Playing in the snow-covered yard were a bear, a fox, and a hedgehog. Drinking vodka on the porch was a tropical bird. An owl answered the door to the house.
“Uhhuu,” the owl cooed, both eyes blackened like she’d been beaten by a husband. If not for the familiarity of the hoot I would not have recognized Liina’s mother in the dark of that Estonia winter.
“The rest of the animals are in the forest,” she said, pointing into the trees. “Look for the bonfire.”
It was New Year’s Eve 2000, and I’d arrived late from Tallinn to Liina’s family’s country house. I hadn’t known Liina long, and she’d invited me to join friends and family to celebrate the New Year. She’d said it was animal party and that I should dress the part.
Twenty animals, Liina somewhere among them, danced at around the bonfire, stopping occasionally to literally howl at the moon. It was something out of Indiana Jones, with me, the western anthropologist, peering over a rock at jungle natives about to engage in a ritual blood sacrifice.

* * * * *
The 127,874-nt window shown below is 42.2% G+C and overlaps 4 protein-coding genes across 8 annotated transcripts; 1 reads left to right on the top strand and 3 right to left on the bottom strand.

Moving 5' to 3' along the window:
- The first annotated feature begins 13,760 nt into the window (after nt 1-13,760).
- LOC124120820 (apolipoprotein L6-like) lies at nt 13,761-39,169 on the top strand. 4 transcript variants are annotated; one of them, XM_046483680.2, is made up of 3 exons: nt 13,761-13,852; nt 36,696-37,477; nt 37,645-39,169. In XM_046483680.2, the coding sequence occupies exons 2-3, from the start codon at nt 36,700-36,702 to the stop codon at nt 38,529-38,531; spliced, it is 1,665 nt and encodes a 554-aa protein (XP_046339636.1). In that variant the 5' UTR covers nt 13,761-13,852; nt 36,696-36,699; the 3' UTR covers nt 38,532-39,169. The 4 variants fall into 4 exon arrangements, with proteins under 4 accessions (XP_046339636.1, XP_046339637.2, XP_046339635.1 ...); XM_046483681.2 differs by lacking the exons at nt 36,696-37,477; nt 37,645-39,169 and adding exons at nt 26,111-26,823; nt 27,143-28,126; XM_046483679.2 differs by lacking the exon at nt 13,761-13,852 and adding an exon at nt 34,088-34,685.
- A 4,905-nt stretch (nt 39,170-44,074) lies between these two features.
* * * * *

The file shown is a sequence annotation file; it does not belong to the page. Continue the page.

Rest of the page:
Liina has always been a bit different. In some cases, I have chided her for not being more normal and the trouble it has gotten her into.
Her driver’s license was revoked for several years for reasons, in part, of drawing extra attention to herself by defacing her license with a indelible marker, adding horns and a beard to her otherwise attractive face to give it a Satan-crossed-with-a-female-werewolf look. In most parts of the world policemen are not known for their senses of humor, least of all in former Soviet republics.